The Central Bank has fined Wells Fargo Bank International Unlimited Company (WFBI) €5.88m for "serious failings" in its regulatory reporting capability and compliance. 

The fine is the second biggest ever imposed by the Central Bank and comes after it fined Permanent TSB €21m in May for "serious failings" in relation to 2,007 of its tracker mortgage customer accounts. 

WFBI is a wholly-owned and indirect subsidiary of US multinational bank Wells Fargo & Company.

It admitted to five breaches of regulations, which varied in duration and occurred between January 2014 and February 2019.  

The Central Bank said it found serious and systemic failings in the company's regulatory reporting capability, including the failure to calculate and report accurately its capital position.

The company also failed to periodically monetise a sample of liquid assets, while its weak governance arrangements included the lack of robust board and senior management oversight.

WFBI was also found to have inadequate internal control mechanisms including a failure to properly document processes and procedures.

The Central Bank also found an inadequate review by internal audit of regulatory reporting processes and procedures.

Finally, the company also admitted to weaknesses in its IT systems, while a significant number of manual adjustments were used to prepare regulatory returns.

In a statement, WFBI said it takes its regulatory obligations seriously and said it is committed to complying fully with regulatory requirements. 

It pointed out that the breaches concerned regulatory reporting and did not affect its customers. 

"We have made significant improvements to our systems, processes and resources for regulatory reporting to the Central Bank of Ireland since these events. 

"We have also integrated continuous review and improvement into how we operate to ensure that our regulatory reporting to the CBI continues to be complete, timely and accurate," it added.

The Central Bank said the company's governance arrangements and internal controls relating to regulatory reporting requirements in place at the time were inadequate to such an extent that it did not detect its own non-compliance with those requirements.

Seána Cunningham, the Central Bank's Director of Enforcement and Anti-Money Laundering, said WFBI's serious failings are of concern to the Central Bank and indicate that there was a poor compliance culture as it pertained to regulatory reporting. 

Ms Cunningham said the financial penalty reflects the widespread systemic failures in this instance, and the importance of regulatory returns as a tool used by the Central Bank to supervise firms.

"It is a minimum requirement of being regulated by the Central Bank that firms submit accurate and timely regulatory returns. Regulatory returns are a tool used by the Central Bank to monitor the financial position of credit institutions and the risks to which they are exposed," Ms Cunningham said.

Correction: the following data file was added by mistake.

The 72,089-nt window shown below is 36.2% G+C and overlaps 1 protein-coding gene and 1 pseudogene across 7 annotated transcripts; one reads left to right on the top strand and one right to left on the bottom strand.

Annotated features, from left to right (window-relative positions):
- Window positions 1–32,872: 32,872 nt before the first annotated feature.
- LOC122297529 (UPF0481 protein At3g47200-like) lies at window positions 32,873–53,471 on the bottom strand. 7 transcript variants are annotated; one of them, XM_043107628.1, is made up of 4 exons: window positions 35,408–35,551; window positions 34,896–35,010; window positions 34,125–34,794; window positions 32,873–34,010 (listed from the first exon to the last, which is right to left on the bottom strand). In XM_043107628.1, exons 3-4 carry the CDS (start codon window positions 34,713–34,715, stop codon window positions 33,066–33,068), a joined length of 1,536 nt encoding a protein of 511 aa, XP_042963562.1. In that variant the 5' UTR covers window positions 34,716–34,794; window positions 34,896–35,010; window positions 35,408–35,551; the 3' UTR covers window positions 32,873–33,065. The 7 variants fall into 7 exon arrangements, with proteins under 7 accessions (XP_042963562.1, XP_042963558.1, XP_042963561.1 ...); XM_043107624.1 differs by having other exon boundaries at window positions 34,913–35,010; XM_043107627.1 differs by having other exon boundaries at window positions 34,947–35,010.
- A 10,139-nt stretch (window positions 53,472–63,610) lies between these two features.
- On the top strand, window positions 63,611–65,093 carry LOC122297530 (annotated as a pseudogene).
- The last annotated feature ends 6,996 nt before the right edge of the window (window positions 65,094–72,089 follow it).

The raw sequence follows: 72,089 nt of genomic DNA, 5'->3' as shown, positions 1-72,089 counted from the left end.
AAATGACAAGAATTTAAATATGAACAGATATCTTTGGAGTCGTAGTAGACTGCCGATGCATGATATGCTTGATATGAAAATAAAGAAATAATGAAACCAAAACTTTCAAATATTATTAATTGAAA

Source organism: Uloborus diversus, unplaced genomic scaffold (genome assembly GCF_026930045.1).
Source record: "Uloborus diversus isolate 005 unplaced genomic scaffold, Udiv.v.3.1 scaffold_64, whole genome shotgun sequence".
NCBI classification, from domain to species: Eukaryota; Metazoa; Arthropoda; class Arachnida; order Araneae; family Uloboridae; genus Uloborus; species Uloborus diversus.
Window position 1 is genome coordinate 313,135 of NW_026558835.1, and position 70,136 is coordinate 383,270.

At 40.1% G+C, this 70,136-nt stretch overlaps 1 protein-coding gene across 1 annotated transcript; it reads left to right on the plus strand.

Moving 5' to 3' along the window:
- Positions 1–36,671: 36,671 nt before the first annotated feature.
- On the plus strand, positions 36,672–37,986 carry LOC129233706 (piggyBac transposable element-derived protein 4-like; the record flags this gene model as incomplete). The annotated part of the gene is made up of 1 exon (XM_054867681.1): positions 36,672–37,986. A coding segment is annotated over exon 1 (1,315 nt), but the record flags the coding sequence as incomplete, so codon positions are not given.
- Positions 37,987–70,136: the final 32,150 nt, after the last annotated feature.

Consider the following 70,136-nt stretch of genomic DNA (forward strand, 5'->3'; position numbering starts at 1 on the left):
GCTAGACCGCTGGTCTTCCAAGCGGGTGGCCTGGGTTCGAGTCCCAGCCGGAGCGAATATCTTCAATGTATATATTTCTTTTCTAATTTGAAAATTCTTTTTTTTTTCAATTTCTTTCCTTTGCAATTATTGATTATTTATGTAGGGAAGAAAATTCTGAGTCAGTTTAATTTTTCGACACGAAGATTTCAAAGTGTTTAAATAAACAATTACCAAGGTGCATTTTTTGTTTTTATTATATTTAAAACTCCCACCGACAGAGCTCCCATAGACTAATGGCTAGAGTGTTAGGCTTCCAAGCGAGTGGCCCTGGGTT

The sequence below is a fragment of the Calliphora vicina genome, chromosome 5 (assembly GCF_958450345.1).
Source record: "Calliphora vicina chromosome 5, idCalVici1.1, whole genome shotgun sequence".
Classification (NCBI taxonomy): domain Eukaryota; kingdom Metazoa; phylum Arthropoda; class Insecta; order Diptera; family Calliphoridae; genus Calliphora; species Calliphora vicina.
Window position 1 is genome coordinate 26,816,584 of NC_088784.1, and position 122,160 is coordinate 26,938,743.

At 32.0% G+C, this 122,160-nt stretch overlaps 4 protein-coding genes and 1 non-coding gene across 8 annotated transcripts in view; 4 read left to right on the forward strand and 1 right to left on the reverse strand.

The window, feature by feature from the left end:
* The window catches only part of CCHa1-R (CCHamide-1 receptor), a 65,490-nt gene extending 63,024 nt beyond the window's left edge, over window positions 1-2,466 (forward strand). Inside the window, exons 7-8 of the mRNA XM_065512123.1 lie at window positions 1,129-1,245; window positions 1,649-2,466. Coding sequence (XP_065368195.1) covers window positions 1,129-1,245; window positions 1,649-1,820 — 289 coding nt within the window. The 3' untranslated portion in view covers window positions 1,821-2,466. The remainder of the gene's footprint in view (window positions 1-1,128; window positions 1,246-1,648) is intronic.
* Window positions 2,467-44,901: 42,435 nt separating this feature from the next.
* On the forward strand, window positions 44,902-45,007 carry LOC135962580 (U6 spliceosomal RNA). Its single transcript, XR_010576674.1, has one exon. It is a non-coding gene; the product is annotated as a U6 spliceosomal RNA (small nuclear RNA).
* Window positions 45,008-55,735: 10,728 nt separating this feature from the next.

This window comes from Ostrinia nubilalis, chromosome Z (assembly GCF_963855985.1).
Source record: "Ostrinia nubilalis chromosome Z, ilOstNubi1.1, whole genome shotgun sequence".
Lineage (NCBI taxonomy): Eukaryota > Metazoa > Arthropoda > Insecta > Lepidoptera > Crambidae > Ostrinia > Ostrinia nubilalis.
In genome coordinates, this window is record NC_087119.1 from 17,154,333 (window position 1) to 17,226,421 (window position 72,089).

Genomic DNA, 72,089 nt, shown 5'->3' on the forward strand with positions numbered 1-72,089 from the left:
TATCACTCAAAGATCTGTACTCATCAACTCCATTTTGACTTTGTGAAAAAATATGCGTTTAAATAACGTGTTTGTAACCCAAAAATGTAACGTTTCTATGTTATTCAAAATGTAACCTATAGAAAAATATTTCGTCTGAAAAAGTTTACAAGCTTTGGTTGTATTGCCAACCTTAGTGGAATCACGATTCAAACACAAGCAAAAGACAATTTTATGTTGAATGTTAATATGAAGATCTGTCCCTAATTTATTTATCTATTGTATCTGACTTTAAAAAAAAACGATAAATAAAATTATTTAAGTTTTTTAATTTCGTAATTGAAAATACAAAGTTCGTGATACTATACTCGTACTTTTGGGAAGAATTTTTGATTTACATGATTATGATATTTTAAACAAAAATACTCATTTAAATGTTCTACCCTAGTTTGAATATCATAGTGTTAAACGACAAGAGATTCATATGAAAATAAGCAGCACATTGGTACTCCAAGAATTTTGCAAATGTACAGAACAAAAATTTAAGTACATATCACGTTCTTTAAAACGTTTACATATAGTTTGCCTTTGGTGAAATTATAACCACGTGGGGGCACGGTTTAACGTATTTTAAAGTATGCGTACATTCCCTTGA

"The submission of inaccurate information undermines the Central Bank's ability to properly supervise," she added.

The central banker stressed that the miscalculation and misreporting of the company's capital position, in particular, is a fundamental failure. 

"A firm understanding its capital position, and the accurate reporting of this in its returns are of paramount importance to understanding its safety and soundness.

"This enforcement action refers to failings in relation to both capital reporting and liquidity testing.  For that reason it is considered to be particularly serious," Ms Cunningham added.

Wells Fargo initially did not complete required remedial action in 2017 but has since taken the necessary steps to rectify the failings, the Central Bank said. 

That reduced the fine from the "appropriate level" of €8.4m to €5.88m, in line with its settlement procedures.

Today's fine marks the Central Bank's 131st settlement since 2006 under its Administrative Sanctions Procedure, bringing the total fines imposed by it to over €96m.

Last week it fined an Irish subsidiary of US investment bank JP Morgan €1.6m after it was found to have breached Irish financial services regulations.

Wells Fargo, the fourth-largest US bank by assets, has been beset by a string of mis-selling scandals in its home market, prompting billions of dollars in fines and an unprecedented cap on its balance sheet by the Federal Reserve. 

Its Irish incorporated business has branches in London and Frankfurt, offering corporate lending across Europe, according to the bank's website. It had a turnover of $586m last year.